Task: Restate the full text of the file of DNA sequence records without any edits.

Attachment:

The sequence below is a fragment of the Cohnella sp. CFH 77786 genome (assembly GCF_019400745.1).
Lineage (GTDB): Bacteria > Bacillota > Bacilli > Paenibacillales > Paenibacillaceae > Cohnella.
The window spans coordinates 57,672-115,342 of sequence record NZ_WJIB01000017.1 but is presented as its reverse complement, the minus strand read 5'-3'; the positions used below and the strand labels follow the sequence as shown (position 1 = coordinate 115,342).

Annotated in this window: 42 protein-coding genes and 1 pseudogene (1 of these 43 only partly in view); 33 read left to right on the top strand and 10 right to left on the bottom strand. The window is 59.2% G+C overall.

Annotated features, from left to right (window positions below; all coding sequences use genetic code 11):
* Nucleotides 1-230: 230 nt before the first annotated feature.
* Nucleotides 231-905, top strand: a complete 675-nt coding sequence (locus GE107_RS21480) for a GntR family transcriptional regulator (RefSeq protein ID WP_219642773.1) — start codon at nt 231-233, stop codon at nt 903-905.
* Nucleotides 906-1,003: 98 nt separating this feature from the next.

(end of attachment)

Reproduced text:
The sequence below is a fragment of the Cohnella sp. CFH 77786 genome (assembly GCF_019400745.1).
Lineage (GTDB): Bacteria > Bacillota > Bacilli > Paenibacillales > Paenibacillaceae > Cohnella.
The window spans coordinates 57,672-115,342 of sequence record NZ_WJIB01000017.1 but is presented as its reverse complement, the minus strand read 5'-3'; the positions used below and the strand labels follow the sequence as shown (position 1 = coordinate 115,342).

Annotated in this window: 42 protein-coding genes and 1 pseudogene (1 of these 43 only partly in view); 33 read left to right on the top strand and 10 right to left on the bottom strand. The window is 59.2% G+C overall.

Annotated features, from left to right (window positions below; all coding sequences use genetic code 11):
* Nucleotides 1-230: 230 nt before the first annotated feature.
* Nucleotides 231-905, top strand: a complete 675-nt coding sequence (locus GE107_RS21480) for a GntR family transcriptional regulator (RefSeq protein ID WP_219642773.1) — start codon at nt 231-233, stop codon at nt 903-905.
* Nucleotides 906-1,003: 98 nt separating this feature from the next.